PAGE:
How Color Can Be Used In Business

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Just recently Michael Cornnell, Associate Editor for Promo Marketing Magazine put up a video of a package he received on his blog. What set this latest arrival (one of many) apart was the clever and consistent use of color. The clip is short and simple, and lets you see the impact of color… and how, properly used, it can really add that “WOW!” factor to every contact you have with customers or prospective ones.
Truth is, before everything, color is the first thing people notice.
One of the most intriguing parts of a University of British Columbia study from 2009 is the suggestion of just how receptive people are to color on packaging and marketing messages.
Red backgrounds lent more favorable impressions of products when the “ad” had specific product details. Ads that emphasized things you’d like to avoid also held greater appeal on red backgrounds. Creative designs, or a focus on positive benefits were more appealing in blue.
We’ve talked before about what science tells us about color and how to use it in your advertising. There are some basics, that once you understand, make settling on the colors for your business (or a promotional product) a bit easier. Here are common associations of basic colors…

  • Red is a symbol of power, romance, vitality and energy and evokes highly charged emotions like aggression or love. In the direct mail world, red was always for the price and the phone numbers. That’s because we know that people pay attention to red. Only in the financial world is red a truly negative thing. Used red to add  excitement.
  • PInk sends different messages depending on the intensity of the color. Hot pink lends energy, youth, fun and excitement ‚ good for less expensive or on trend products for women/girls. Dusty pinks are sentimental, lighter pinks are romantic. Pink also has strong connotations with established causes.
  • Orange is cheerful and exuberant, fun and vital, a gregarious and childlike. Lighter shades appeal to a more upscale market — good for healthcare, restaurants and salons.
  • Yellow brings to mind thoughts of energy, caution, warmth, cheer and joy. Yellows are often linked with characteristics like friendliness, softness, welcoming, homey, moving, excitement or adventure. Suggested uses: Stationery, shopping bags and press kits. Signs in the workplace to warn of danger.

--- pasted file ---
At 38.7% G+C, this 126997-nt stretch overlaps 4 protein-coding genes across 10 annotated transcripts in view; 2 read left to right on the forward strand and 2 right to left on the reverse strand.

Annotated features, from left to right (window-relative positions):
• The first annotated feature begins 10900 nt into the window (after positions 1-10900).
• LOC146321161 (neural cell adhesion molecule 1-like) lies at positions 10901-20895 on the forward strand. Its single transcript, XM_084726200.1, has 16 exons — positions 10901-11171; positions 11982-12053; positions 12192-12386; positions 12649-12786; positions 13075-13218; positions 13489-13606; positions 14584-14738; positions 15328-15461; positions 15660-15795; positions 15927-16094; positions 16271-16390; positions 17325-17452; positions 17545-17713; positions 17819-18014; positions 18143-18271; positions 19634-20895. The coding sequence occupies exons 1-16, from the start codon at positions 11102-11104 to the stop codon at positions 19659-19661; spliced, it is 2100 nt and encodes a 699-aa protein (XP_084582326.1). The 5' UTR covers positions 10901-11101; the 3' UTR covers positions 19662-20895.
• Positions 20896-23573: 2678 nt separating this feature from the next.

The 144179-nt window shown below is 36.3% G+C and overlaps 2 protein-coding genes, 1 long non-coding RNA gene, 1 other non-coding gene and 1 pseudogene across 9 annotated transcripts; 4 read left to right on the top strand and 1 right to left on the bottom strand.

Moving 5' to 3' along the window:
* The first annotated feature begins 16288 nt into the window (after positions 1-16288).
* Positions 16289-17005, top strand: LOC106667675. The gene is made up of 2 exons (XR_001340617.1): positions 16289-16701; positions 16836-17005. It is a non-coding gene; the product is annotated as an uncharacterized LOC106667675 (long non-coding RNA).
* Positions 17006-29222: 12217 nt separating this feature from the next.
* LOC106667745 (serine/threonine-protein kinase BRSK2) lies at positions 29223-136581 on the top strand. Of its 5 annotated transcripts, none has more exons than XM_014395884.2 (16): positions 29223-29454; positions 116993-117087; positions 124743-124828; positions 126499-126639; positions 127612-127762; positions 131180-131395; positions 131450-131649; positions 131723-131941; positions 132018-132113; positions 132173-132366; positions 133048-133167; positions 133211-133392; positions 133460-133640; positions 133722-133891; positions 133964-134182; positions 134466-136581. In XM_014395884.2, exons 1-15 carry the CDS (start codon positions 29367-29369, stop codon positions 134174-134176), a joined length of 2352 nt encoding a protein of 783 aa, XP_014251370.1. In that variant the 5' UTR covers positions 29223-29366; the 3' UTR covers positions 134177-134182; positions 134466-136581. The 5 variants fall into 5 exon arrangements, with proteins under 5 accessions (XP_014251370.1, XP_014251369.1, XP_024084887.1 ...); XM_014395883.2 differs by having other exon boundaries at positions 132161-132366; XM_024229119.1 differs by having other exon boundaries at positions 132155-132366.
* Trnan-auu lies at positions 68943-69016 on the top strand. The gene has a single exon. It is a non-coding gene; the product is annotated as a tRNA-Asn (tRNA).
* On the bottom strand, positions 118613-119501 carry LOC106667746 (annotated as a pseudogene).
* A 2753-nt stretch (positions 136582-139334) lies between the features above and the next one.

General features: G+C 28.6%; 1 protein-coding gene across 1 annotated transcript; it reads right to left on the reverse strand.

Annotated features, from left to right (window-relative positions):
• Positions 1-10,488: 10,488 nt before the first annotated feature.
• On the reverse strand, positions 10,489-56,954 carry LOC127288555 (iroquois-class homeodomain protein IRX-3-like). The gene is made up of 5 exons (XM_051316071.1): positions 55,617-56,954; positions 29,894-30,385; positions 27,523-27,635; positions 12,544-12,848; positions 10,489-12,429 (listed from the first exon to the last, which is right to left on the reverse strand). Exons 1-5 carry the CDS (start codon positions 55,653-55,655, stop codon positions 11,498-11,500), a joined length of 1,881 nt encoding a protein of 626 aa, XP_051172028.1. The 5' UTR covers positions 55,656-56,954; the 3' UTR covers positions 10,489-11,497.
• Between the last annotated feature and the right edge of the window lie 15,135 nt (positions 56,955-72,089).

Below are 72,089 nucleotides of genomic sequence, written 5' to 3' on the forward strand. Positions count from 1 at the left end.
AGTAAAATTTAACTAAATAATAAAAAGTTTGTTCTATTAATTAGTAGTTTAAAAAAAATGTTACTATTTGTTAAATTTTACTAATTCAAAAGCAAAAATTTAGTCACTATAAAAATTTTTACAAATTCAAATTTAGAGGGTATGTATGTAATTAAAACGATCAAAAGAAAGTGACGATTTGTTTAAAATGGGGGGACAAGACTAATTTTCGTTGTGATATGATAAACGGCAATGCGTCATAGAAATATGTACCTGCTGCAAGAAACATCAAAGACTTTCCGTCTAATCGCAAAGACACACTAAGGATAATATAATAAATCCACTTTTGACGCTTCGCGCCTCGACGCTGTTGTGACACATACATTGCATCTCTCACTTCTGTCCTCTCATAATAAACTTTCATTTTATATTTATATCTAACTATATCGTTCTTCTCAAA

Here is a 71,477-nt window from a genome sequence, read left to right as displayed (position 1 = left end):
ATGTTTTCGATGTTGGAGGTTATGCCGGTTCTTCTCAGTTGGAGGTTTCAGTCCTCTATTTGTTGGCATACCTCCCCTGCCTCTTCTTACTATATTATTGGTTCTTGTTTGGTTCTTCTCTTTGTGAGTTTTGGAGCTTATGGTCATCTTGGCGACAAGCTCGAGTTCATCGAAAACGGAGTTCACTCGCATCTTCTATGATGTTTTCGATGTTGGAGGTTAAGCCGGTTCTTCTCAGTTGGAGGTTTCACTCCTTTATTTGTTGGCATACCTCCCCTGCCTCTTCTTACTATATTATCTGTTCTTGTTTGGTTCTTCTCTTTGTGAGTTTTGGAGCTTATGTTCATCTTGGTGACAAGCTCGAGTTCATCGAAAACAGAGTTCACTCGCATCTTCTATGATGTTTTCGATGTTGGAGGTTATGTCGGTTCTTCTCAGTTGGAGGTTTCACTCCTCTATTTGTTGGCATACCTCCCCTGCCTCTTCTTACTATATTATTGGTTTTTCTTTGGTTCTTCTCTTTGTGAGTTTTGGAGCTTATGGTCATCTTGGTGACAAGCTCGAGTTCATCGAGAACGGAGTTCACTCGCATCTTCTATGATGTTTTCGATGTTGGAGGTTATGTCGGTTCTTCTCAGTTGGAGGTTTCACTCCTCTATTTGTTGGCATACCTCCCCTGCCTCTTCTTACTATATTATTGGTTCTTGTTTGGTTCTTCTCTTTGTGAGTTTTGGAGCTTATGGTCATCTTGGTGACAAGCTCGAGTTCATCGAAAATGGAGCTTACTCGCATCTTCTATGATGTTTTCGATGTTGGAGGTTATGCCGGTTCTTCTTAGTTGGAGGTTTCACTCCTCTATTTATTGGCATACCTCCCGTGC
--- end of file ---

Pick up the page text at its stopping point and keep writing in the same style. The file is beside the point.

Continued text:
• Green is associated with growth, rebirth, fertility and life, linked for all of us to environmental causes. Green brings to mind characteristics like dependability, freshness, safety, security, healthy, strong, expensive and (strangely) primitive. Some also see green as a sign of good luck.
  • Blue/Purple are colors considered symbols of many positive attributes… peace, law and order, logic, analytical, smart, honest, calm, clean, tranquil, compassionate, serious, thoughtful, quiet, reflective, regal, classic, dependable, tradition and magical. Notice that blue is most often found in financial institutions, hospitals and in the medical, legal profession. Purple has long been linked to royalty and magical things, and are most often found in designs that appeal to women.
  • Black is serious, bold, classic and powerful. It creates drama… is sophisticated and is a smart choice for costly items, but can make things look weighted and heavy.
  • White is simple, pure and clean, our eyes see white as brilliant and it catches the eye at once in signs. This color is most often used in infant and healthy products.Showing Your True Colors

Remember, to be effective, a color scheme needs to be used consistently — in all your business communications, your packaging, your logo, signs, marketing pieces and business cards. So it had better be something you like, or at least can live with. The video from Cornnell‘s blog demonstrates how effective consistency can be. It makes you look polished… like you care… not new to the game but an experienced pro.

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